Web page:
The passenger side front air bag inflator could rupture upon deployment

      Subaru of America is recalling 81,100 model year 2004-2005 Impreza vehicles manufactured January 28, 2003, to May 31, 2005, and 2005 Saab 9-2x vehicles manufactured February 11, 2004, to March 17, 2005.

      The passenger side front air bag may be susceptible to moisture intrusion which, over time, could cause the inflator to rupture upon its deployment. In the event of a crash necessitating deployment of the air bag, the inflator could rupture with metal fragments striking the vehicle occupants potentially resulting in serious injury or death.

      Subaru will notify their owners and General Motors will notify Saab owners. Dealers will replace the passenger air bag inflator, free of charge. The recall is expected to begin July 27, 2015.

      Owners may contact Subaru customer service at 1-800-782-2783. Owners of Saab vehicles may call 1-800-955-9007. Subaru's number for this recall is WQR-53.

      Subaru of America is recalling 81,100 model year 2004-2005 Impreza vehicles manufactured January 28, 2003, to May 31, 2005, and 2005 Saab 9-2x vehicles man...

      GM recalls Chevy Silverados and GMC Sierras

      The passenger side front air bag flator could rupture upon deployment

      General Motors is recalling 330,198 model year 2007-2008 Chevrolet Silverado 2500HD and 3500HD trucks manufactured November 28, 2006, to August 29, 2008, and 2007-2008 GMC Sierra 2500HD and 3500HD trucks manufactured November 27, 2006, to August 29, 2008.

      The passenger side front air bag that may be susceptible to moisture intrusion which, over time, could cause the inflator to rupture upon its deployment. In the event of a crash necessitating deployment of the air bag, the inflator could rupture with metal fragments striking the vehicle occupants, potentially resulting in serious injury or death.

      GM will notify owners, and dealers will replace the front passenger air bag inflator, free of charge. The manufacturer has not yet provided a notification schedule.

      Owners may contact Chevrolet customer service at 1-800-222-1020 or GMC customer service at 1-800-462-8782. GM's number for this recall is 15438.

      General Motors is recalling 330,198 model year 2007-2008 Chevrolet Silverado 2500HD and 3500HD trucks manufactured November 28, 2006, to August 29, 2008, a...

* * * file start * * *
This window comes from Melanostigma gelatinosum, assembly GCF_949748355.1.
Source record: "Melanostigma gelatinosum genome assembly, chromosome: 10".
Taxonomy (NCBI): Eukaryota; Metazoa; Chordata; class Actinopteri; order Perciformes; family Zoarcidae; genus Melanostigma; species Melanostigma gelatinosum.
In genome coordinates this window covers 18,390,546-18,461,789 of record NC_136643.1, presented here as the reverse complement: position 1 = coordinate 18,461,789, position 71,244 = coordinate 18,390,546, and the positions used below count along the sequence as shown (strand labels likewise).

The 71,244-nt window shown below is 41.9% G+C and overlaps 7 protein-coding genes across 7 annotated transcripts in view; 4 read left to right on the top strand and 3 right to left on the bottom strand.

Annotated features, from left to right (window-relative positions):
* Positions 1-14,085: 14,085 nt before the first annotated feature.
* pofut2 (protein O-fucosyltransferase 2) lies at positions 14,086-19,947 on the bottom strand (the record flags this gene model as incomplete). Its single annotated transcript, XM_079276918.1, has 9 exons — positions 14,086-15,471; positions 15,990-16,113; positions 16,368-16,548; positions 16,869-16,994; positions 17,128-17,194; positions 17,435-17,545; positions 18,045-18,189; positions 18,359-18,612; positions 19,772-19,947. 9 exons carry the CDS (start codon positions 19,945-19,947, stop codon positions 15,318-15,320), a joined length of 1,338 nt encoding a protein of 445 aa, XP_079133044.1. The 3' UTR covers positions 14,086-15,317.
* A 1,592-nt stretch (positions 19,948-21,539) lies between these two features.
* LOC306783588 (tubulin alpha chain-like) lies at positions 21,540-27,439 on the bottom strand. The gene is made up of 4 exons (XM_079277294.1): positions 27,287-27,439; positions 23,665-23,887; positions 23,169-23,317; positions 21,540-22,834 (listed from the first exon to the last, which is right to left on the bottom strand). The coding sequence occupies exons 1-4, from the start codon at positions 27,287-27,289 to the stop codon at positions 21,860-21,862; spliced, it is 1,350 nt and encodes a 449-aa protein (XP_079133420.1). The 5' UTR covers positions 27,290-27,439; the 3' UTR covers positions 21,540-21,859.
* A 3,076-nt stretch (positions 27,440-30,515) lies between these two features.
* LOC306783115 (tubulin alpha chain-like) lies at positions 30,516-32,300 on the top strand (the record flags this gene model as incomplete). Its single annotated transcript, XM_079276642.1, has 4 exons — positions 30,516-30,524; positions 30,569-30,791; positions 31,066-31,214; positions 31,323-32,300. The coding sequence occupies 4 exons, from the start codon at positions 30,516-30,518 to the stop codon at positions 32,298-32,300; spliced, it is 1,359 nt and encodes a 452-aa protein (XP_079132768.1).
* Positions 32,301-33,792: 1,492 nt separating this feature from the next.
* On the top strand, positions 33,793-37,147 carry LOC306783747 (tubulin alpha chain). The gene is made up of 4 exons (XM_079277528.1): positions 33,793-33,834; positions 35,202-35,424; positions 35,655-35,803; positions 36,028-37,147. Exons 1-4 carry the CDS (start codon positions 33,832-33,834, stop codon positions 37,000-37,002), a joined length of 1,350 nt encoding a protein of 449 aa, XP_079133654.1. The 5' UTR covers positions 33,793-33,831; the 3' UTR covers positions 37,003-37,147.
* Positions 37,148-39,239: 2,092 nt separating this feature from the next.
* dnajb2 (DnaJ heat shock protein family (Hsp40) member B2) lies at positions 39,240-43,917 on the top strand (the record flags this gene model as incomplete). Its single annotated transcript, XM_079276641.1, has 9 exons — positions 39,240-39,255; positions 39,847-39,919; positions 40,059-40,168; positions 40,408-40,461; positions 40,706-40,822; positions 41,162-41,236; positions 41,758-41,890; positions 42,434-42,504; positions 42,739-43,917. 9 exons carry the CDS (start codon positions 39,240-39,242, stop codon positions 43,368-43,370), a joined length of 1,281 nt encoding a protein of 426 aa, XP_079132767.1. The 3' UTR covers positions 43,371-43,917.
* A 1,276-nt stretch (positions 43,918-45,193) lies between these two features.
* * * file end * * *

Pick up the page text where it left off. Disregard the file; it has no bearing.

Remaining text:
Paleteria La Jalpita recalls ice cream bars and popsicles

      The products may contain milk and sulfite, allergens not listed on the label

      Paleteria La Jalpita of Pasco, Wash., is recalling ice cream bars and popsicles.

      The products may contain milk and sulfite, allergens not listed on the label.

      No illnesses have been reported to date.

      The following products are being recalled:

      PRODUCTSUNDECLAREDNet Weight
      Coco (Coconut) PopsicleSulfite3 Fl oz.
      Walnut (Nuez) BolisMilk3.5 Fl oz.

      Coconut popsicles were distributed through the state of Oregon and Washington through retail and direct delivery, and the Walnut Bolis were sold only through the retail store located at 202 W. Lewis Street, Pasco Wash.

      These products, sold between March 2015 and May 2015, come in a sealed clear plastic bag or bolis (tube) and stored in a freezer. There are no codes on labels.

      Customers who purchased the recalled products should not to consume products if they have an allergy or severe sensitivity to milk or sulfite and and return them to the place of purchase for a full refund.

      Consumers with questions may contact the company at 1 (509) 545-9551 from 9am-8pm, PT, any day of the week.

      Paleteria La Jalpita of Pasco, Wash., is recalling ice cream bars and popsicles. The products may contain milk and sulfite, allergens not listed on the la...